The inaugural 2015 ISA World Adaptive Surfing Championship gathered the global Adaptive Surfing community to provide surfers with physical challenges with a platform to compete for their country and display their talent with the goal of growing and developing the sport. It was the biggest international Adaptive Surfing competition to date with 69 surfers from 18 countries.
The 2016 edition will feature new improvements as there will be team medals awarded and two new divisions have been added – a visually impaired division and a new standing division that will separate the standing and kneeling surfers into two divisions based on the level of their impairment.
The divisions will be as follows:
- two athletes AS-1 (Surfers that ride in a standing or kneeling position)
- two athletes AS-2 (Surfers that ride in a standing or kneeling position)
- one visually impaired athlete
- one athlete Assist (Surfers who need assistance catching waves)
- one athlete Prone (Surfers who ride lying down)
- one athlete Upright (Surfers who ride a waveski and sit in an upright position on the board propelled by a paddle)
Additionally, each team will be required to field a female athlete in one of the aforementioned divisions, or their team will only be allowed to field seven athletes as opposed to eight.
The event schedule will be as follows:
- December 7 – ISA Adaptive Surfing Symposium
- December 8 – ISA Adaptive Surfing Clinic and Opening Ceremony
- December 9 – 11 – Competition
- December 11 – Closing Ceremony
All events will take place at La Jolla Shores beach, with the location of the ISA Adaptive Surfing Symposium to be determined.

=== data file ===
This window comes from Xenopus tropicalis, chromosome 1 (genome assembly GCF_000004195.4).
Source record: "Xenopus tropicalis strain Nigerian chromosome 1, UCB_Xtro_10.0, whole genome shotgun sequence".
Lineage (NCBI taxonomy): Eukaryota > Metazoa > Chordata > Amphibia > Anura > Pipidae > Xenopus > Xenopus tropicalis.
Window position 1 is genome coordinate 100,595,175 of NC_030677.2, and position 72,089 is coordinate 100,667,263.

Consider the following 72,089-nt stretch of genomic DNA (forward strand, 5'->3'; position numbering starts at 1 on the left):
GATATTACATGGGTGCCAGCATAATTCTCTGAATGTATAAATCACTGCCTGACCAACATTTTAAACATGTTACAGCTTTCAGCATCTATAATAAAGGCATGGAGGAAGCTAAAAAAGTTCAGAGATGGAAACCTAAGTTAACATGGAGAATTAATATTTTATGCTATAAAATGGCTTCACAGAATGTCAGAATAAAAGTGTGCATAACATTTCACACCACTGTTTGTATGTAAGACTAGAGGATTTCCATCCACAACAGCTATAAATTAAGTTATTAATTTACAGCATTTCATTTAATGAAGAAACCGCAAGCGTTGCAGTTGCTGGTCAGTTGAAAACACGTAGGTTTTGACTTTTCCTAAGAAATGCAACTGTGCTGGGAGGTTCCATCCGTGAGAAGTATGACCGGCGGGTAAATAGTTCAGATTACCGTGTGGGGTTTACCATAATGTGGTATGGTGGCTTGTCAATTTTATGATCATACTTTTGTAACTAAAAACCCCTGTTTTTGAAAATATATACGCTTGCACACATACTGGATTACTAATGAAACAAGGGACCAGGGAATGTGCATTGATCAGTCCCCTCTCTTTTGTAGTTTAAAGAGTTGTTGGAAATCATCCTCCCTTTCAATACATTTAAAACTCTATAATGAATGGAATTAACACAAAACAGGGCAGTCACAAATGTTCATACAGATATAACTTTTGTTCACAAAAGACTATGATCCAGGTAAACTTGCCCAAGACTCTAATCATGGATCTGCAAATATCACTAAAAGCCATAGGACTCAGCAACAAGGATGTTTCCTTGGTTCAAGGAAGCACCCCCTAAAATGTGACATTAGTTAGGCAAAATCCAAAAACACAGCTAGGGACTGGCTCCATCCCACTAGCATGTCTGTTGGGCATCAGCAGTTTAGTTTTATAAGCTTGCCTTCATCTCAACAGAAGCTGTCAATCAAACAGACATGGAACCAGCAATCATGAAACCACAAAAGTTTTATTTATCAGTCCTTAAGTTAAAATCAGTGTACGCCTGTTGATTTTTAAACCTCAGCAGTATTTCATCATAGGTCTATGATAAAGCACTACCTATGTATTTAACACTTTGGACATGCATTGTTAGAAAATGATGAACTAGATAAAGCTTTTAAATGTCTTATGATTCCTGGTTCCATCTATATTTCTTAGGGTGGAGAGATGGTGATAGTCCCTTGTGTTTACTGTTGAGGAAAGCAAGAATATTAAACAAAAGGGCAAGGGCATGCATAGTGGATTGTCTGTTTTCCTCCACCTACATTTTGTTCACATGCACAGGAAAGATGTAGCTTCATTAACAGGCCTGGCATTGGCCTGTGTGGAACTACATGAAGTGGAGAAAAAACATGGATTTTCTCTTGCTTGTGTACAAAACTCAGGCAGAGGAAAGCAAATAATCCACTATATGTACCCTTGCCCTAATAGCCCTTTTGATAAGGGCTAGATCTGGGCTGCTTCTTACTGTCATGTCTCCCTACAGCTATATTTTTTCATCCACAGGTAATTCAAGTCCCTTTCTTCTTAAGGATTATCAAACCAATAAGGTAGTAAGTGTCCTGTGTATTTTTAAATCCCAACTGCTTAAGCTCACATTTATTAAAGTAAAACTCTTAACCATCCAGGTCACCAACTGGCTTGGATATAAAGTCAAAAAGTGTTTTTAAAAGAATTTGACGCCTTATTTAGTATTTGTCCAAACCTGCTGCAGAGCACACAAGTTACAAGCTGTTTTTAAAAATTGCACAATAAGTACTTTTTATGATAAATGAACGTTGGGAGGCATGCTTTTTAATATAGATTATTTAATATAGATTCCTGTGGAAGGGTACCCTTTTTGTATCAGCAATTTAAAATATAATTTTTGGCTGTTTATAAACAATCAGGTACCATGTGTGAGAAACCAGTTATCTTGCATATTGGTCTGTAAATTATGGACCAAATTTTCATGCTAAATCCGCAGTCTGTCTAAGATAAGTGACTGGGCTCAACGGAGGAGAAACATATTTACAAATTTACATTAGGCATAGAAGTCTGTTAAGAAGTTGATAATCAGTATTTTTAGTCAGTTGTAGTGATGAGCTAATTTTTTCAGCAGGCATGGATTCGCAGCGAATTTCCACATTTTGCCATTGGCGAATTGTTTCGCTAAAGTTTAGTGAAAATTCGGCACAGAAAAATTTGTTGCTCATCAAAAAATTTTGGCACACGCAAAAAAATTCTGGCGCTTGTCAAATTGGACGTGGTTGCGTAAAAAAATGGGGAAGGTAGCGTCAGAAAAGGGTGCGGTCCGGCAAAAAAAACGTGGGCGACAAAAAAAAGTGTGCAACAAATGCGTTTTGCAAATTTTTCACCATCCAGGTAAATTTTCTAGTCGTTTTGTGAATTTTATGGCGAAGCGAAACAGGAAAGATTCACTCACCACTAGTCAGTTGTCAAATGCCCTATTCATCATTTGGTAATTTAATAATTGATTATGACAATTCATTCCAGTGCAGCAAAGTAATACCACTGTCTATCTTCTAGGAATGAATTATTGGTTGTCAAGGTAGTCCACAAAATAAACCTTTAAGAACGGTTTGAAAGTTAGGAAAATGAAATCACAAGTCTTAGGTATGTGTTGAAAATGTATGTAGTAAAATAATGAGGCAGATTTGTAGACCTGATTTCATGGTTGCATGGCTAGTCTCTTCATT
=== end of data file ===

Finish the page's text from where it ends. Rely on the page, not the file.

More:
The action will be streamed live December 9-11 on www.isaworlds.com.
The International Surfing Association (ISA), founded in 1964, is recognized by the International Olympic Committee as the World Governing Authority for Surfing. The ISA governs and defines Surfing as Shortboard, Longboard & Bodyboarding, StandUp Paddle (SUP) Racing and Surfing, Para Surfing, Bodysurfing, Wakesurfing, and all other wave riding activities on any type of waves, and on flat water using wave riding equipment. The ISA crowned its first Men’s and Women’s World Champions in 1964. It crowned the first Big Wave World Champion in 1965; World Junior Champion in 1980; World Kneeboard Champions in 1982; World Longboard Surfing and World Bodyboard Champions in 1988; World Tandem Surfing Champions in 2006; World Masters Champions in 2007; World StandUp Paddle (SUP, both surfing and racing) and Paddleboard Champions in 2012; and World Para Surfing Champions in 2015.
ISA membership includes the surfing National Federations of 108 countries on five continents. The ISA is presided over by Fernando Aguerre (ARG). The Executive Committee includes four Vice-Presidents Karín Sierralta (PER), Kirsty Coventry (ZIM), Casper Steinfath (DEN) and Barbara Kendall (NZL), Athletes’ Commission Chair Justine Dupont (FRA), Regular Members Atsushi Sakai (JPN) and Jean Luc Arassus (FRA) and ISA Executive Director Robert Fasulo as Ex-officio Member.
Its headquarters are located in La Jolla, California (USA).